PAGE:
| E105 —
Point-of-Need Library and Research Instruction- Meeting Students "Where They Are"|
3:15 PM – 4:00 PMDeb Tong, Upper School Librarian, Columbus Academy
Diane Daniel, Upper School Librarian, Columbus Academy
Teaching library and research instruction—essential skills such as basic research, source evaluation, digital citizenship, avoiding plagiarism—is vitally important. Students need to learn and retain these skills now more than ever, but it seems the school schedule gets tighter and tighter. In this session, hear how Tong and Daniel have revamped their program to provide skills instruction at the point of need in the “location” best suited to the situation. Learn from their successes (and mistakes!) as they discovered what skills to teach face-to-face, or as interactive, online modules. They also discuss how the library staff has integrated with the 9th grade history curriculum to provide specific, hands-on research instruction.
| E106 —
Research Gone Green|
4:15 PM – 5:00 PMLisa Dettling, Head Librarian, Adlai E. Stevenson High School
Toni Gorman, Associate Librarian, Adlai E. Stevenson High School
Learn from high school librarians Dettling and Gorman how to transform the student research paper into a project that utilizes absolutely no paper! With the use of a digital notebook, such as Evernote, teach students to take notes, gather research, and effectively organize their information in a paperless format, all accessible from any computer—a laptop at home, a desktop at school, or a mobile device such as an iPad, iPhone, Android, or BlackBerry. Then learn how to use Turnitin.com to not only collect electronic versions of student work, but also to assess and provide descriptive feedback at both the formative and summative stages. Lisa and Toni show how to use technology to get students enthusiastic about the research process and to support your school’s Green Initiatives.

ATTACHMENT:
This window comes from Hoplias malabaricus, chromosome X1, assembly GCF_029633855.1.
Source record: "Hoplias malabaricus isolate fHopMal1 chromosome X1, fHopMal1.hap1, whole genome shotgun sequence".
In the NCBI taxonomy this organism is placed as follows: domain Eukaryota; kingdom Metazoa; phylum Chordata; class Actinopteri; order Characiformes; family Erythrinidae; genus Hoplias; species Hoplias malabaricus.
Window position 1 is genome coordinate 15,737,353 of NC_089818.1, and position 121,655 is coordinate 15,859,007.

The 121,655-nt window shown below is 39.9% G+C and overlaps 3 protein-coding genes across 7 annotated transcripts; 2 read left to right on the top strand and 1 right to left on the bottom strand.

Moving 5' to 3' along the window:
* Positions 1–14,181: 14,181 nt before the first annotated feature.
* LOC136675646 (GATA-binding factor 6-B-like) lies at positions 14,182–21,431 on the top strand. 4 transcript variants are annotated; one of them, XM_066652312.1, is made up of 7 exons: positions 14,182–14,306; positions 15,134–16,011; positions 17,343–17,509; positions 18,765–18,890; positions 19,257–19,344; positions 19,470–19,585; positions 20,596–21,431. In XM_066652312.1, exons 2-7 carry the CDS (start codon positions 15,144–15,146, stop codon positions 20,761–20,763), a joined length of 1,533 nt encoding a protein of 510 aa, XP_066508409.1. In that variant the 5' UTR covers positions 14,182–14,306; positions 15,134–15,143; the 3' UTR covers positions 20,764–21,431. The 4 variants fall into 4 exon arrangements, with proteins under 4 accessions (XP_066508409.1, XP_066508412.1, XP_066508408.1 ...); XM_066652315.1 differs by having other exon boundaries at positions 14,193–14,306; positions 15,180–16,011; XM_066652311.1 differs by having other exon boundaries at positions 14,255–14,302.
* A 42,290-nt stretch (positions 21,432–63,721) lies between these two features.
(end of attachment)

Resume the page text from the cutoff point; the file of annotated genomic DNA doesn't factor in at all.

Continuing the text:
| Exhibit Hall Grand Opening Reception|
5:00 PM – 6:30 PM
| Tuesday, October 18, 2011|
IL & I@S KEYNOTE – Libraries and Learning Communities|
8:45 AM – 9:45 AM
Lee Rainie, Director, Pew Research Center's Internet & American Life Project & Author, forthcoming book, Networked: The New Social Operating System.
Rainie discusses the Project's latest research about how people use the internet, smart phones, and tablet computers to get, create, and share information. The new media environment is a Petri Dish for community formation as every book, every blog, and every Facebook feed can foster group engagement. Join our popular speaker as he explores how libraries can serve those who are creating new kinds of communities and enriching traditional groups.
| Coffe Break - A Chance to Visit the Exhibits|
9:45 AM – 10:30 AM
| E201 —
Mindful and Connected- Teaching Mindfulness at a 1:1 Laptop School|
10:30 AM – 11:15 AMRachel Shaw, Librarian, The Bay School
As school librarians and educators, you teach your students tricks and tips for using online tools effectively for research. But today’s students are digitally connected in all aspects of their lives, and there is reason to be concerned about the persuasive distraction of technology. As educators, you are in a unique position to encourage awareness of just how your students are using all that ubiquitous technology. In this session, find out from Shaw how a 1:1 laptop school—with guidance from its librarian!—has integrated mindfulness education into its culture.
| E202 —
Helping Students Understand and Manage Their Digital Footprint|
11:30 AM – 12:15 PMStacy Nockowitz, Middle School Librarian, The Columbus Academy